Thursday, June 16, 2011

Neverland is a place in the south.

Waiting for that moment.

Driving and all the windows are down.

A fight between hair and wind. And wind wins.

Trees and lots of trees and more trees,

And, soon, to be only silhouettes of trees,

Once the sun sinks low enough.

But not just yet.

The sun still shines, not bright enough to burn,

So the sun glows, maybe. And not shy.

Don’t look away. Stare.

That sky.

Pink and purple. Still blue, too.

And kind of orange and red.

And there’s no real rainbow,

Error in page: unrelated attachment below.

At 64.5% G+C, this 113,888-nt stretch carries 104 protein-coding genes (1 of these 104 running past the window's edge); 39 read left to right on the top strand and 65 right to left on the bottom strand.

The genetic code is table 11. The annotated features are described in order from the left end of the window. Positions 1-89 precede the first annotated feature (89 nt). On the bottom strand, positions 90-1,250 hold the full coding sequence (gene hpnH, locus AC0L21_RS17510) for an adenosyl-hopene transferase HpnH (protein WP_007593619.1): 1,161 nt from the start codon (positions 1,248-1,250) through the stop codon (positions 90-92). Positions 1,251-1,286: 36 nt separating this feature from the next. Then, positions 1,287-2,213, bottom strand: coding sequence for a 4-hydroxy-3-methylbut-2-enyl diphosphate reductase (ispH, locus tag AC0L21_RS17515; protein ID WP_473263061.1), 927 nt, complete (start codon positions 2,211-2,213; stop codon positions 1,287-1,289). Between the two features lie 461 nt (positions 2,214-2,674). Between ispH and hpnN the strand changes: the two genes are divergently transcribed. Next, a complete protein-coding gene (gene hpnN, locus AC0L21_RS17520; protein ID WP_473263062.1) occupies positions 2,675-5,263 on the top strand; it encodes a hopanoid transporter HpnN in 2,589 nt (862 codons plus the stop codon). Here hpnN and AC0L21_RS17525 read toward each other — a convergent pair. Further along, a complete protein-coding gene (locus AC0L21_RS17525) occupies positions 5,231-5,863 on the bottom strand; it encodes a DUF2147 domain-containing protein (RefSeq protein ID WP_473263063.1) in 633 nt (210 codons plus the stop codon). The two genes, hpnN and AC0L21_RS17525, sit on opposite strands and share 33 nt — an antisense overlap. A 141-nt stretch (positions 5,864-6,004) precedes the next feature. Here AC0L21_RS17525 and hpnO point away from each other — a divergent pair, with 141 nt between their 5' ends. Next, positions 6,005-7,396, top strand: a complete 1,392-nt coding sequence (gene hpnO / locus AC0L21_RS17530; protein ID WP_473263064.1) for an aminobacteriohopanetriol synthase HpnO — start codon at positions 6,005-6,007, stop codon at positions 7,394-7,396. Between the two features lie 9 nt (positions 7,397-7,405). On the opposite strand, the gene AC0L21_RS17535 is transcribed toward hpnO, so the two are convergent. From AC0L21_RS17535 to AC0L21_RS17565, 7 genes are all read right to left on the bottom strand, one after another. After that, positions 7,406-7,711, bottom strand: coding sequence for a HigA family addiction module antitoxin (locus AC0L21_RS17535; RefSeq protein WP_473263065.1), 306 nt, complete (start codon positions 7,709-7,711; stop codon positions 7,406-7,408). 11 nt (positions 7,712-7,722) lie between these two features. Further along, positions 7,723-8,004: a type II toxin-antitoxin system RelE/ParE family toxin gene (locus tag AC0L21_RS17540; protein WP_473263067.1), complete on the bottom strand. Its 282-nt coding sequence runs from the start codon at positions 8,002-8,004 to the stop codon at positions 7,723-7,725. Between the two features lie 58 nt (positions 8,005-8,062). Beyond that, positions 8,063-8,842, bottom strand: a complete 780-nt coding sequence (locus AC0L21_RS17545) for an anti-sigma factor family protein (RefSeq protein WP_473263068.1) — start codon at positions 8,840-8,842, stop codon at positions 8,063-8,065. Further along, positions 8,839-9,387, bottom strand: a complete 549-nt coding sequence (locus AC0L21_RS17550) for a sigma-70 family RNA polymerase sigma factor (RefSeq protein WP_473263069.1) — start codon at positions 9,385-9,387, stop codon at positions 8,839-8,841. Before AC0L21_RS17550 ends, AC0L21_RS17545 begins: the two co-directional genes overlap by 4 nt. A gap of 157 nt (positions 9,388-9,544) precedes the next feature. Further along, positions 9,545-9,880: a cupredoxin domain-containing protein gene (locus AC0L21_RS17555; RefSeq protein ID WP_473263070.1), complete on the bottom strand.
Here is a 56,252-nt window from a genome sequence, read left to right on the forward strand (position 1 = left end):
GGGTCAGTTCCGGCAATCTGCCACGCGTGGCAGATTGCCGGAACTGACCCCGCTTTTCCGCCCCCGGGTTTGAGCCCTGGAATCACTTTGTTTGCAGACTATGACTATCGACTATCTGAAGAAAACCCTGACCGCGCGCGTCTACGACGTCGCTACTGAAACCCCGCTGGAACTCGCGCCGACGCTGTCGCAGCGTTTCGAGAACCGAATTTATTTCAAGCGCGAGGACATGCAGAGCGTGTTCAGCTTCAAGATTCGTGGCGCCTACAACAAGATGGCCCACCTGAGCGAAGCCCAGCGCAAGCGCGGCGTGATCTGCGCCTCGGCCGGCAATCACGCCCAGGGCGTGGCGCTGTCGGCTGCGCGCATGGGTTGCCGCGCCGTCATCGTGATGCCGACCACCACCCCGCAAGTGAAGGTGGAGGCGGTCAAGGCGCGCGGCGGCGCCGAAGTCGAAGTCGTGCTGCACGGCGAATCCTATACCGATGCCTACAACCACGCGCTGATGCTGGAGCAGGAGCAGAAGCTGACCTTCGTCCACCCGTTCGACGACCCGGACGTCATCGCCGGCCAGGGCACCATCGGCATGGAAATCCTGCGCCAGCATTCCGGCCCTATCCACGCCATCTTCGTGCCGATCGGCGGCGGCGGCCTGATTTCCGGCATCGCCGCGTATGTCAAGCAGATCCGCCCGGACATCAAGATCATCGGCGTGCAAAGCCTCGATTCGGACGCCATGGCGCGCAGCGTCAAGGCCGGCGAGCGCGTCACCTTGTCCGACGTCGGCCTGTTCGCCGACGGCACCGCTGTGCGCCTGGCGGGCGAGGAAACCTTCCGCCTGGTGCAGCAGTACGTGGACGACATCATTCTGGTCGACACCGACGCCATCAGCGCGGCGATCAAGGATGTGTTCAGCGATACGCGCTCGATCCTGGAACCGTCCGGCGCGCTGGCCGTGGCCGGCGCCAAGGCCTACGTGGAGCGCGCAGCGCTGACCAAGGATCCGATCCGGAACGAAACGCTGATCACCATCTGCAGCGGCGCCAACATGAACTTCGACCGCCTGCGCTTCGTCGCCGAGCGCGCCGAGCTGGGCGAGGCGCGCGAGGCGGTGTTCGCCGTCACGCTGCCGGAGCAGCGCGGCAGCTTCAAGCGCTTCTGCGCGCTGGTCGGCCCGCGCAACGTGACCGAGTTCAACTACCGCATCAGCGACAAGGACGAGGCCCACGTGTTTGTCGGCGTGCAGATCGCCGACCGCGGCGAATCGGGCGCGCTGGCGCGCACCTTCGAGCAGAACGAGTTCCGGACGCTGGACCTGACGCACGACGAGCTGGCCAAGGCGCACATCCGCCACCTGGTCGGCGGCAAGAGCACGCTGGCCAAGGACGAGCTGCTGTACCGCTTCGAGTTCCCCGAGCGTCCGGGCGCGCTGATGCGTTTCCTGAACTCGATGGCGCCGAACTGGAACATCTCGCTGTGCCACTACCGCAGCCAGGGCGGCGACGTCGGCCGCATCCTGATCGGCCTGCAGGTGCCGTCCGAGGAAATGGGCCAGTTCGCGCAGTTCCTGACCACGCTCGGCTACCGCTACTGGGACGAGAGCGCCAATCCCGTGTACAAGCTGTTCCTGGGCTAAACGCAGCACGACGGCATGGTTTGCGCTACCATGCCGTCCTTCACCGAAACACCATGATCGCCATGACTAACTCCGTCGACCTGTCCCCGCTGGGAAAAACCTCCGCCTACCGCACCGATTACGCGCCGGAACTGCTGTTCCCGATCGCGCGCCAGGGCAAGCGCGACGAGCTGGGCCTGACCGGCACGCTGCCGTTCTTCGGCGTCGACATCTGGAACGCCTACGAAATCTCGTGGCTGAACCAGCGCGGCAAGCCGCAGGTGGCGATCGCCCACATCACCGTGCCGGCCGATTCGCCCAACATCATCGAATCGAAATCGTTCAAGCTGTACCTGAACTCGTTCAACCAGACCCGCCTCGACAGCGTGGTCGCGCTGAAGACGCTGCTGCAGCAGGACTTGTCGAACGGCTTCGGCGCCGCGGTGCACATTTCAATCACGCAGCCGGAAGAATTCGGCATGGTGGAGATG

Because there’s been no rain,

But the colors are all there.

Waiting for that moment.

The sky goes dark,

And the sun is almost ready to set or sleep or hide.


Everything is visible, still.


There they are.

One flicker, and two, and ten.


Shining stars, but not in the sky.

In the weeds.

And on the hay bales.

And across the fields

And through the trees.

They blink on and off in a perfect, chaotic rhythm.

All at once.

Five years old again, and fairies might be real.

And Neverland is a place in the south.

The whole world is a magical, sparkling wonderland.

This is that moment.

1 comment:

  1. I, too, grew up in the south--cicada songs, and lighting bugs in a jar, and mosquitoes eating my ankles up while the dew fell on my head as well as the grass--my brother and sister and I staying outside until the itching and blood-loss and exhaustion drove us inside. This is a lovely poem.